Missional Easter Sunday

Rev. Vipul Kharat,
Pastor, All Nations Nazarene, Auckland, New Zealand

Scripture: Luke 24:13-35

Introduction
The journey on the Emmaus Road the two friends undertook on that first Easter morning is familiar to all of us.   However, is there any relevance of this story to people like us today?

Many of us have travelled that road emotionally and spiritually.  What has helped us looking back on our journey is that Jesus was with us all the time.  Perhaps our eyes had been kept from seeing him for one simple reason – that the source of solutions to our problems is not necessarily tangible.  We can not always find our security in the things that can be seen with our naked eye, heard with physical ears, tasted with our tongues, smelt with our noses or felt in our bodies.  The true solution requires reasoning coupled with faith and hope coupled with love.

Let’s join them on their journey…

They had walked away from the situation. “…as you walk and are sad” (Luke 24:17)

It’s like the movie where the loving, caring, protective protagonist hero, who has engaged your thoughts and emotions during the film, at the end abruptly, sadly dies leaving a feeling of sadness in your heart.  The story that you have identified with – ends tragically leaving you disappointed.

In real life also, when disappointed, people walk away from the situation.  Whether it’s a marriage, relationship, job or church – it seems when people’s expectations are not met – they quit, get divorced, or change jobs and churches.  Yes, our expectations are important because they set the tone for the decisions we make in life.   We struggle to adjust to the sudden change that the un-met expectation throws at us.

This rapidly changing world sucks us into the oblivion of more and more – faster and faster – latest and the best.  We expect it, and we are prepared to pay for it – if not by money then something else.  Ravi Zacharius reminds us: “When that which you think is the ultimate – that ultimate has been delivered to you – but that ultimate has let you down – that’s the loneliest moment in your life.”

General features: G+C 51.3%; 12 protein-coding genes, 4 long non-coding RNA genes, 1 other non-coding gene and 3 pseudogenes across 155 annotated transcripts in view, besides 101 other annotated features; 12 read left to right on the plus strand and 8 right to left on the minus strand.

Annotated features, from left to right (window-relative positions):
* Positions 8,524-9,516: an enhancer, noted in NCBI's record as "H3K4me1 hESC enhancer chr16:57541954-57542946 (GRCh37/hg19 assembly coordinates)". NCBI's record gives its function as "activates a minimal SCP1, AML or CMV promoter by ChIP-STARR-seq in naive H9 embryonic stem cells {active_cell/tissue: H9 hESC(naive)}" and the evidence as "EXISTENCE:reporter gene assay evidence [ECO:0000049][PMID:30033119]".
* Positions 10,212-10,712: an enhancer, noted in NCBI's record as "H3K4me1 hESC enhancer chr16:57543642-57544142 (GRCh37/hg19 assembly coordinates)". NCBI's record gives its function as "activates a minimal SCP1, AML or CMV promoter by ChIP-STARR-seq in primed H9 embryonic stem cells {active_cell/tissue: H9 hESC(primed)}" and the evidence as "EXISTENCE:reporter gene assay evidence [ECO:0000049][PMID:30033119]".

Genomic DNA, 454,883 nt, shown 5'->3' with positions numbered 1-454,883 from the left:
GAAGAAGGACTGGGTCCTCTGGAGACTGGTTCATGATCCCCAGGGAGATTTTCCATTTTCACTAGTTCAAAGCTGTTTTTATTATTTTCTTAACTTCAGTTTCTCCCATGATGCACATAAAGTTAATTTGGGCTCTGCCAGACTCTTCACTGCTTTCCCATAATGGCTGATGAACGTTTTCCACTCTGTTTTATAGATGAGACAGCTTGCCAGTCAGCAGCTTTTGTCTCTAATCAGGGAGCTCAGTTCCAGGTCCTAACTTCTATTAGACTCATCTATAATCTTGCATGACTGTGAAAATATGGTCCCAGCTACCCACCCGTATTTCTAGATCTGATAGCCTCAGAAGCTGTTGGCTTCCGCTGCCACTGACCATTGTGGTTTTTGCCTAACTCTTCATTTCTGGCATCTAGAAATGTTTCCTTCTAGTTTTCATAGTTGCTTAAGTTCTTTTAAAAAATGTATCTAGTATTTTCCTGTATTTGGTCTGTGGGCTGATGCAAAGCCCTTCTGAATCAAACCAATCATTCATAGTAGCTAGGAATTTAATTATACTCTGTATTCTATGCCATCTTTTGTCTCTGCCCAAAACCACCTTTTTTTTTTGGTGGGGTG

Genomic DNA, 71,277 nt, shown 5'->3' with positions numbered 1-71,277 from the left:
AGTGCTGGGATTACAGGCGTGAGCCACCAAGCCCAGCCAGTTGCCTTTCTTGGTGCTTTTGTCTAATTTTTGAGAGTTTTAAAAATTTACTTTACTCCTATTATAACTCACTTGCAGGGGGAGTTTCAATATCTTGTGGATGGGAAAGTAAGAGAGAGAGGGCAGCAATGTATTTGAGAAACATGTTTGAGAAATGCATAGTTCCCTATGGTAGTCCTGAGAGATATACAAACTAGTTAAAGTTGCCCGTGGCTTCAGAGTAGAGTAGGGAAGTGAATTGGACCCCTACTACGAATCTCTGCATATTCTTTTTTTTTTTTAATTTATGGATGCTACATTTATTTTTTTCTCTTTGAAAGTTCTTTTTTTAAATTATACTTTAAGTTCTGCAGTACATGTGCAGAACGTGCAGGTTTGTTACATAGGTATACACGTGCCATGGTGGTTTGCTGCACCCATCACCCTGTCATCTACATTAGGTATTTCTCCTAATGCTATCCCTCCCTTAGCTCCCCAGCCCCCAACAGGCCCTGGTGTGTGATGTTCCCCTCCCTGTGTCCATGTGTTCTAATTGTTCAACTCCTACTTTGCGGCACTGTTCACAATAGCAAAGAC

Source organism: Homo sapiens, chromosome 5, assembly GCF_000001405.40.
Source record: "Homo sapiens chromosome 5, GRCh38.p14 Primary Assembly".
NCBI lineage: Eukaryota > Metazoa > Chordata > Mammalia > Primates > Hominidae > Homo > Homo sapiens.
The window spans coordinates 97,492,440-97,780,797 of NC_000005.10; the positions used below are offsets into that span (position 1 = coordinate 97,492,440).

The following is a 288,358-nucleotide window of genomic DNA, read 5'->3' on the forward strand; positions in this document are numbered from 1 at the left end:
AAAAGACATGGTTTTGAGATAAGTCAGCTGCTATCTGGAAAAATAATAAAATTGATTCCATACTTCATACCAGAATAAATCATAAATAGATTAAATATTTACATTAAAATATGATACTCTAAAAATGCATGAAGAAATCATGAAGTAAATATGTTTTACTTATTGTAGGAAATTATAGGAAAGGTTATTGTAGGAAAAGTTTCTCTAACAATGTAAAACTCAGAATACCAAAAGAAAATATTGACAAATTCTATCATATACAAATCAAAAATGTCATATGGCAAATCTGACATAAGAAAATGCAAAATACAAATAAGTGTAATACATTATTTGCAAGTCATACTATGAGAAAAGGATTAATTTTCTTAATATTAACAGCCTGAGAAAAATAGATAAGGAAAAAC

Their security was based on “Unholy Reasoning”: So it was, while they conversed and reasoned…”  (Luke 24:17))

The dictionary defines the word “reasoning” as; “use of reason, especially to form conclusions, inferences, or judgments”.  As the two on the road to Emmaus reasoned with each other on the basis of their own evidence, they reached a conclusion that, since this Jesus had now been killed, all their dreams had shattered.  The rug had been pulled out from under their feet.  Their “Utopian Jesus Kingdom” dream had been shattered.

As important and as necessary is reasoning, it becomes unholy reasoning when NOT accompanied by faith.  When Jesus Christ calls us to follow Him, He calls us to look beyond what is apparent.  Jesus reminds us that we walk “not by sight but by faith.”  People solely driven by reasoning often deprive themselves of the evidence of the things that cannot be sighted with a naked eye.

Their hopes had disappointed them; “…but we were hoping…” (Luke 24:21).

As their conversation goes on, they admit their hope had disappointed them.  A displaced hope always brings disappointment.   In Romans 5:5, the Apostle Paul reminds us; “hope does not disappoint, because the love of God has been poured out within our hearts through the Holy Spirit who was given to us.”  Our hopes can only be credible and secure when they are filtered through the love of God – constantly assuring us not to worry and not to give up. God, regardless of how disastrous our situation seems or how out of control our life has become, loves us.  It’s NOT always as it seems!
Jesus joined them on their journey.  Then, their eyes were opened and they knew Him; and then, He vanished from their sight.

Jesus doesn’t seem to have abandoned them on the road.  He travelled the distance with them.  He listened to their story all along.  It seems as if His plan was to tell them that He always does what He says He will.

Conclusion
Despite our own view of life, He offers His own presence: walks with us in our doubts, challenges, tragedies, hurts and broken dreams.  We are forever changed when we recognize His presence! Our hearts begin to burn within with joy and hope; we even find strength to return back to the place where it all started.

As Martin Luther reminds us: “Sometimes God hides himself in order to reveal himself.”

Note:  Preachers’ Magazine, Assistant Editor, Rev. Annette (Taft) Fraser grew up in this church.  It was the first Nazarene Church established in New Zealand.

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